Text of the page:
A friend’s message about going up to Berlin to see an opera reminded me of my first Opera in Berlin. I’ve been searching to try and remember which one it was. It took place around the start of July 2004 when I’d been studying
German for a grand total of 1 week. It could have been “Die EntfÃ¼hrung aus dem Serail.” What I do remember was that I was blown away by the visual quality of the production. The performance was a wonderful introduction to my love affair with Berlin and Germany.
Alas, now I’ve given myself away as serving two mistresses: so please don’t tell London. I still have strong feelings for the city. Mostly good and the bad ones are reserved for the politicians who have spent so
little supporting the infrastructure that makes London a liveable metropolis. Like the Tube that is desperate need of an upgrade. But for now I will talk about the good. I’ve spent 10 years of my life in the heart of the city: Soho, Barbican, Madia Vale and in a loft on Clink Street overlooking the Thames.
As a child coming from a small conservative suburb in South Africa, my love affair with London was instant – I remember writing a letter (probably my last postal letter ever written) to the Mayor of the City saying how much I liked it (I still have his response filed away somewhere). It was where I wanted to stay forever. Soon after I arrived, I set up my own business doing web-design and ran that for 2 years. I partied every weekend, lived the London music scene, and was of the firm belief that should I ever venture outside zone 6 of the Underground I should have a passport with me. I was not British. I was a Londoner.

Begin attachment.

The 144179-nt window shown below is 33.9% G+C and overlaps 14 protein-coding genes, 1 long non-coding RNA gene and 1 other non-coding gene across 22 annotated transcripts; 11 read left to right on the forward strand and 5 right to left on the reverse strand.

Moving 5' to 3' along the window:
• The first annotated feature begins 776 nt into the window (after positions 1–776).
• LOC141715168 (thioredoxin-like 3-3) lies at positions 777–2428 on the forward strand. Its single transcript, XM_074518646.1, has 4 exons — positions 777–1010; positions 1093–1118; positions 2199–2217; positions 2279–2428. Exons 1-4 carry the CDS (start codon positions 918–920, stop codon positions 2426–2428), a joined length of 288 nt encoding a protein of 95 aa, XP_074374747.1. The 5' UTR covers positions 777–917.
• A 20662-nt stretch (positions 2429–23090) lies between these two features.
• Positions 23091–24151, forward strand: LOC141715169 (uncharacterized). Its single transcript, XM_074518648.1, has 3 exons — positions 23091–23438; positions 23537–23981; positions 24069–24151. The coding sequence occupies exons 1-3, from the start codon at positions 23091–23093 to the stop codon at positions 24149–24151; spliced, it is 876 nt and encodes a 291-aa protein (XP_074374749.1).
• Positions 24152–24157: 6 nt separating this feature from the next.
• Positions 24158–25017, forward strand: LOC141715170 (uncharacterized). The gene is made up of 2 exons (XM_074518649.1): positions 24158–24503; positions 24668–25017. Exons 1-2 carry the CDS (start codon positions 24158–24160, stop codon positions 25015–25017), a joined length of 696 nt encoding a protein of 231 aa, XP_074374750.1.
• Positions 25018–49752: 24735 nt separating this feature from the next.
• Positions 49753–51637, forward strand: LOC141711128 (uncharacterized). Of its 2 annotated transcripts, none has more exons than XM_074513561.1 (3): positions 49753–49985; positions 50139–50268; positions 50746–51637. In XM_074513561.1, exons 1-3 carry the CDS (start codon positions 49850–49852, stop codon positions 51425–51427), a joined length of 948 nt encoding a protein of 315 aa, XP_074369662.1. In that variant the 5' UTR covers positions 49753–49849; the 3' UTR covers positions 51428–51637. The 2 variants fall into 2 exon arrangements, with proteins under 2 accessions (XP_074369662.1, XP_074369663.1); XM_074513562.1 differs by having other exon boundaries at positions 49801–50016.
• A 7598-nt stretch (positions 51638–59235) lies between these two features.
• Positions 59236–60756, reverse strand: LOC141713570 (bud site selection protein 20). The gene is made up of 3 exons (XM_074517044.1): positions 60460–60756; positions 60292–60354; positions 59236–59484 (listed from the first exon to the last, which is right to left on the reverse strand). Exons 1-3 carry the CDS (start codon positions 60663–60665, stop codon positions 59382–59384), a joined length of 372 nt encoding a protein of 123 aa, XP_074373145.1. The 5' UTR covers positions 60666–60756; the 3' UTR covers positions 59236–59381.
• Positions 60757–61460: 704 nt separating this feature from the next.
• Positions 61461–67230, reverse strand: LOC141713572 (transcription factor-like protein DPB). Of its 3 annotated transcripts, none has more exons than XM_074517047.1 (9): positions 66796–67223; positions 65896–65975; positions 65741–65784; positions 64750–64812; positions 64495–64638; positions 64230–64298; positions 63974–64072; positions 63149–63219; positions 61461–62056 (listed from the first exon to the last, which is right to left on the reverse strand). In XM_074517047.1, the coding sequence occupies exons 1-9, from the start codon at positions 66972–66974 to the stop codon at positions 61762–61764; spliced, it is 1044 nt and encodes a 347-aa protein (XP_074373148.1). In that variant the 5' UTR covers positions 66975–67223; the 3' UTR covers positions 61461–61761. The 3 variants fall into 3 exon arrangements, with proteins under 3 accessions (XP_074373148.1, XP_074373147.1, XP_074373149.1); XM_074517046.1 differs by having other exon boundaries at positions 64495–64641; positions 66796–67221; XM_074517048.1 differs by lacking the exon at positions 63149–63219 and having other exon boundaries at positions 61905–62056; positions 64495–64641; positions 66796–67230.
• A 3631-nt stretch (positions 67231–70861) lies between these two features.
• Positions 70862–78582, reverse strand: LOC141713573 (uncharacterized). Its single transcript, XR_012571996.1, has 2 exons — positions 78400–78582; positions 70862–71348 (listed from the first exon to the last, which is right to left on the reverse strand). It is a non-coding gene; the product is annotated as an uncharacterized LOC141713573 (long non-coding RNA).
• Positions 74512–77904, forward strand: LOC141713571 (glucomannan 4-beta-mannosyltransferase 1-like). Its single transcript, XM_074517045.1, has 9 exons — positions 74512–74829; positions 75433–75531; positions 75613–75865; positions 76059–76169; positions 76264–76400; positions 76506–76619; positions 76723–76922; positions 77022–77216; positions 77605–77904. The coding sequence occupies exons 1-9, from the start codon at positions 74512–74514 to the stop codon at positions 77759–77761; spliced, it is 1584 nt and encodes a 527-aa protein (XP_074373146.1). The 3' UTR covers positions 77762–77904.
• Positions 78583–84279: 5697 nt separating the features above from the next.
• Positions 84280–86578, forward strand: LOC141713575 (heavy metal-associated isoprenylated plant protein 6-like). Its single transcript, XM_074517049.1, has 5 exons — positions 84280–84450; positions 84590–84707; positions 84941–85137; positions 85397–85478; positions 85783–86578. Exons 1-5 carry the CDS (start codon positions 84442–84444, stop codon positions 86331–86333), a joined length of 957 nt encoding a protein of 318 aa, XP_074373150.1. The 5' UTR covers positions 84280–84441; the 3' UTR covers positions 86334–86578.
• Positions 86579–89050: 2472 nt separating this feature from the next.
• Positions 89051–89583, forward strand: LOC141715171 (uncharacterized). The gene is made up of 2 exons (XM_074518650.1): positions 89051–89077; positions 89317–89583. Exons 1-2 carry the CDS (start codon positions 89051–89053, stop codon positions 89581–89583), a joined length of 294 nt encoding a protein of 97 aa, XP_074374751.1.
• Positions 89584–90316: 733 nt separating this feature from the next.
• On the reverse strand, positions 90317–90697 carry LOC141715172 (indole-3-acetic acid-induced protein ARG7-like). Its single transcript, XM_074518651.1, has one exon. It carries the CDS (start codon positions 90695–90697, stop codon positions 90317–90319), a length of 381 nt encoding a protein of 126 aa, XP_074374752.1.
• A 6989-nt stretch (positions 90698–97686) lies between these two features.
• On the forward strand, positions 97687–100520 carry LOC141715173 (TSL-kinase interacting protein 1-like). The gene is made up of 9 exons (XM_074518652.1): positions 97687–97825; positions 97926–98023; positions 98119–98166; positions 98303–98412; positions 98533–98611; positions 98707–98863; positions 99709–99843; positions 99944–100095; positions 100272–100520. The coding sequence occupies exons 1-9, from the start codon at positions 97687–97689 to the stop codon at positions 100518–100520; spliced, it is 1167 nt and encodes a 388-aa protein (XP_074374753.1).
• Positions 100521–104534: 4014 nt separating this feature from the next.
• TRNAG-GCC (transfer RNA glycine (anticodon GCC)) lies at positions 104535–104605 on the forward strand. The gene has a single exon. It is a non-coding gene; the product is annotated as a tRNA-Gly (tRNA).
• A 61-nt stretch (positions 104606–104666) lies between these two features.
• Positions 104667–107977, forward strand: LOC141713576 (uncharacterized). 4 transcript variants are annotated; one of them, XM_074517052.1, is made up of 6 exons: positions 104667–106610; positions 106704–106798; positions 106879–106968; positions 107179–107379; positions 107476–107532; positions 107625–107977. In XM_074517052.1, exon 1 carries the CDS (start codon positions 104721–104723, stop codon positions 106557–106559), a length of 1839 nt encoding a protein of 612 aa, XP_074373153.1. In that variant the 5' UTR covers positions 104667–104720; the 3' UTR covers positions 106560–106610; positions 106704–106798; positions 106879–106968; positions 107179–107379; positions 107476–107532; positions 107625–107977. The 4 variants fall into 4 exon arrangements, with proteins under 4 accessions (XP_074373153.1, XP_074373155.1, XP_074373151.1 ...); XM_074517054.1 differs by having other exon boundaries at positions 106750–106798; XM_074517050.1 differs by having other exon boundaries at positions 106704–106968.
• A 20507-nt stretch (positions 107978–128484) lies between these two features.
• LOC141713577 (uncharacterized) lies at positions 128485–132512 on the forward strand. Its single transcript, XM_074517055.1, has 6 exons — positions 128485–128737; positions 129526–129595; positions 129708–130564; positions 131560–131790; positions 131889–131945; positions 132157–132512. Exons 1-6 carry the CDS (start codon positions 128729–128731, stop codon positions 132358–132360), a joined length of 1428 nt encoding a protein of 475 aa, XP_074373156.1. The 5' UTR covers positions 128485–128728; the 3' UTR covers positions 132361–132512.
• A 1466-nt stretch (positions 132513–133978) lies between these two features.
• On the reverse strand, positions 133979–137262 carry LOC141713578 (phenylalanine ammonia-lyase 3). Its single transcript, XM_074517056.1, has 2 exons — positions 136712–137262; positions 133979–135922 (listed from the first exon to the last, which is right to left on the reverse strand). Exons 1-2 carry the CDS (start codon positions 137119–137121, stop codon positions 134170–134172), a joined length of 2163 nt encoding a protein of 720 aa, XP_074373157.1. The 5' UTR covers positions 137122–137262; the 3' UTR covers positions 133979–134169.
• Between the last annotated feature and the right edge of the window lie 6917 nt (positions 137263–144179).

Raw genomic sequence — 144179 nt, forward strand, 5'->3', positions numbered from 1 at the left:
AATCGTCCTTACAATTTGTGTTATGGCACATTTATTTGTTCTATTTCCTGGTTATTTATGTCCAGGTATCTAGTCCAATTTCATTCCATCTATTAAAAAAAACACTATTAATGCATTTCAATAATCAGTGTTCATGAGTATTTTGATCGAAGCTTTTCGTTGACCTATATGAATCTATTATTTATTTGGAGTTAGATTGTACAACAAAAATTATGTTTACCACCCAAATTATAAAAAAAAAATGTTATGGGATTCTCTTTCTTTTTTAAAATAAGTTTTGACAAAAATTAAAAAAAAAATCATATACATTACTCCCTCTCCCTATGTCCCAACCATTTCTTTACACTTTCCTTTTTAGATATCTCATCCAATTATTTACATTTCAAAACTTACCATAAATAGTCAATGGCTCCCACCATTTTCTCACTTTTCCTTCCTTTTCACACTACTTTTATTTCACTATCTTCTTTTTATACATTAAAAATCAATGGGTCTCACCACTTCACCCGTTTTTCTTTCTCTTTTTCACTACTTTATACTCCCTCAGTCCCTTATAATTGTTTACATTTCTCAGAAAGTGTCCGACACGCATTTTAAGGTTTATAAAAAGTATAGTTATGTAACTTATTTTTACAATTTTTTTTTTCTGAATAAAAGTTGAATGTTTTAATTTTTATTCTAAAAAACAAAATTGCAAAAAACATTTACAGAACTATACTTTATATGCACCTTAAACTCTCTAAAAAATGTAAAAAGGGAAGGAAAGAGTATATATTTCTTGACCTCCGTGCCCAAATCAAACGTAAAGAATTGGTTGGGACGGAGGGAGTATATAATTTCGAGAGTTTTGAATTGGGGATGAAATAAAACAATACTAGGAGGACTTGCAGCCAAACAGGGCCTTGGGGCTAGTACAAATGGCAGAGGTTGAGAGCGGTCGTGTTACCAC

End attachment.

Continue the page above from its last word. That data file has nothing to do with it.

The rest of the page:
At the time I was really interested in architecture and London, with it’s combination of old and “new British architecture” sated my cravings for design. Most of all though, it was the people that I knew then that made the place so much fun. But people change and my priorities changed. When I go back it’s to another city. Not the one that I fell in love with. That’s not to say that I don’t have feelings for London and won’t move back there at some point. It’s a perfect place for business. Which other city is so international that within the first minute of conversation, “Where are you from?” inevitably comes up? How I miss meeting people with such a worldly perspective in my current location.
I moved away from London because I wanted to know that it really was the best city for me. I appreciated my time in San Francisco putting this theory to the test and when I moved back to London, I was convinced, it was the best. But San Francisco has sown the seeds of doubt over my London convictions. Sure London had a social scene that suited me better but the weather elsewhere could be better. And my 4 years in San Francisco had shown me that it was possible, indeed not too difficult, to live elsewhere. Adding a foreign language for extra credit, and I was putting this to the test after being back in London for only 2 years. I moved to Munich, via Berlin.
Like a broken up couple after a long romance, I still visit London regularly. We are still good friends. But a trip is not the same as the timelessness of an infinite number of weekends together that one gets from living in a place. I go back and have to hurry to catch up with old acquaintance and often will not tell others that I’m there should
they expect a 30 minute rushed chit chat that adds nothing to a friendship. It’s always nice traipsing around old haunts and seeing how they have changed. It’s nice seeing the new architecture and latest music and art. But I’ve changed and new “international” people have moved into London and old “international” friends have moved onward to
test out new cities for themselves.
So yes, I still love London, just in a different way.